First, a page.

It can be a bit disheartening to know that many of the most powerful institutions that we have in a supposedly free and democratic country were founded during secret meetings that the public knew nothing about. Sometimes, such clandestine meetings are necessary to protect national security; at other times, however, they are held to avoid public backlash and to enable some of society’s most rich and powerful to steer economic policy without governmental oversight or public debate.
One such secret meeting took place in Jekyll Island, Georgia, over a bit more than a week in 1910 and produced the massive Federal Reserve that has huge powers to this day. The secrecy of this meeting is still shocking more than a century later, and the effects of the policies debated in that remote location touch our daily lives in many ways. The gentlemen who sat down at Jekyll Island to discuss America’s banking system rather than to hunt ducks (as reported) bagged far more than a bit of wild game that week. They changed our country’s entire financial structure, for better or for worse.
Banks had struggled in the years leading up to the Jekyll Island meetings, particularly during the recession of 1907, which forced several lending institutions to close their doors. In response, several of the nation’s leading financial titans sat down with a U.S. Senator and Assistant Secretary of the Treasury to find a solution in November 1910. Senator Aldrich of Rhode Island made the guest list and oversaw the securing of a remote location to meet. He later put his name on a plan that would be slightly altered to become the 1913 Federal Reserve Act, which has regulated banking and currency ever since.
This mini-conference at Jekyll Island was so secretive that only two sources reported on it even several years later. Just those few mentions of the meeting were made until decades later, when details began to harden and those in the know acknowledged the true agenda of the “duck hunt.” Again, the idea that powerful men are meeting behind closed doors with no public knowledge of the agenda remains a legitimate fear as we today learn more of the backroom dealings after the most recent financial crash of a few years ago. The men on Jekyll Island would smile today at the covert meetings portrayed in the film “Too Big to Fail,” but revel in their ability to have kept their top secret gathering out of the cinema. In 1910, there simply were no leaks.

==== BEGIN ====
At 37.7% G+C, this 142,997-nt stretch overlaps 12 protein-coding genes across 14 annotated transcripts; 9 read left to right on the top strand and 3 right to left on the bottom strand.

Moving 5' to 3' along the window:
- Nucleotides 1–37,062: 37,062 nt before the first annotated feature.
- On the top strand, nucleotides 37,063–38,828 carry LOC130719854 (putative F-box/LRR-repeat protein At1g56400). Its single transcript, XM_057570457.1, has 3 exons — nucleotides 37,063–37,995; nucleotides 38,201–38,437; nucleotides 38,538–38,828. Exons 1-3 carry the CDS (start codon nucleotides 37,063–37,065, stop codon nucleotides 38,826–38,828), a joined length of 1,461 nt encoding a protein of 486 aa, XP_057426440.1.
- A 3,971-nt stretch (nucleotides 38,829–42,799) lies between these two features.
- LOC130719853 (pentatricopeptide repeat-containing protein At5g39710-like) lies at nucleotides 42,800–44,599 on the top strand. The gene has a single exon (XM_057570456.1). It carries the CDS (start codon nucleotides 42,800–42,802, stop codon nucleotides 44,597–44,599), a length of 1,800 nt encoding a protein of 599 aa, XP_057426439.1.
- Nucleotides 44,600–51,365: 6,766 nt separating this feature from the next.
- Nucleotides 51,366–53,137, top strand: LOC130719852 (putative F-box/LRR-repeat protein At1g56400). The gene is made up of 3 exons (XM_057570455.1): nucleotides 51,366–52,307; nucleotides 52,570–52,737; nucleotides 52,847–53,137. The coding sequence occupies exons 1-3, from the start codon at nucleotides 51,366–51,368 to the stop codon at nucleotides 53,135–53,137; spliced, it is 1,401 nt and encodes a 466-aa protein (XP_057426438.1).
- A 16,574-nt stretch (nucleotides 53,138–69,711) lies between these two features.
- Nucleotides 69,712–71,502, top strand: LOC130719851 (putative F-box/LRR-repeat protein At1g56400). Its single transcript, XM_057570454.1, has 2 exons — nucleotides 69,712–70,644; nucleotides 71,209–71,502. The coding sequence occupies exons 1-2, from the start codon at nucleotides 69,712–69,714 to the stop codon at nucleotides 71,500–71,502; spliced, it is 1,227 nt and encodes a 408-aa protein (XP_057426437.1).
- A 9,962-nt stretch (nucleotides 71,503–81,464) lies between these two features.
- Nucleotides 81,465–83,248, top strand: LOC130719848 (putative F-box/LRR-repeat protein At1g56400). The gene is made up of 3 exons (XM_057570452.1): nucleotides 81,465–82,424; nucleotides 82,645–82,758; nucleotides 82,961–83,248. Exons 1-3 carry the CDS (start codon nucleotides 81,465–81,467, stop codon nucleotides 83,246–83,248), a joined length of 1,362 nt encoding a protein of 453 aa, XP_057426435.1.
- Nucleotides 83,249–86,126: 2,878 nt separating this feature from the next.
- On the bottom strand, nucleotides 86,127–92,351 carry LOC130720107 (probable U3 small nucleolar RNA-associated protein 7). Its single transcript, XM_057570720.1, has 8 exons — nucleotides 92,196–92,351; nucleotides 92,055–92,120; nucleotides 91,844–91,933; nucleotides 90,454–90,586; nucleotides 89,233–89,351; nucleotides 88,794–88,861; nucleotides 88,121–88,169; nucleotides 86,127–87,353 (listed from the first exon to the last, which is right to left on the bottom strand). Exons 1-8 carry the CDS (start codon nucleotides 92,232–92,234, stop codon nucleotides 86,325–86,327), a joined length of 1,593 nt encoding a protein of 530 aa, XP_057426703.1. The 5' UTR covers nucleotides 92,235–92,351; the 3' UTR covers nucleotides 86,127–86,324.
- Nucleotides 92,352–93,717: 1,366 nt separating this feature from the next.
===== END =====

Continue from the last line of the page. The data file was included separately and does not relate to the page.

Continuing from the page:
The men who met on Jekyll Island took the train far down South, far from the peering eye of big-city journalists in the Northeast. They used only first names during the week so that none of the servants would have any idea who was who, and even chatted idly about hunting while waiting on the train platform in Brunswick, Ga., for the boat that would transport them to the island club.
Senator Aldrich and other members of the National Monetary Commission had toured Europe in previous years and studied how various countries prevented runs on banks and general economic panic. Upon the accumulation and digestion of this data, Senator Aldrich invited a few select financiers to join him on Jekyll Island.
A week later, the 1913 Federal Reserve Act and the outline of our Federal Reserve was born, with 12 central banks regulating the industry and insuring that depositors will not lose their funds when they are placed in an accredited bank. Is it the best way to regulate our economy? Could others who were not invited to the island retreat have contributed ideas that would have led to better economic policy? Would the public have affirmed the tenants of the commission upon learning about them? We will never know.
What we do know is that “The Fed” has grown in power over the years since Jekyll Island, as its board of governors, its Federal Open Market Committee and the 12 regional Federal Reserve Banks steer an unwitting public either to prosperity or despair. From a phony hunting trip in Georgia came the creature from jekyll island, where monetary policy is made by a small group of leaders that are not subject to either executive or legislative branch oversight.
Some things never change.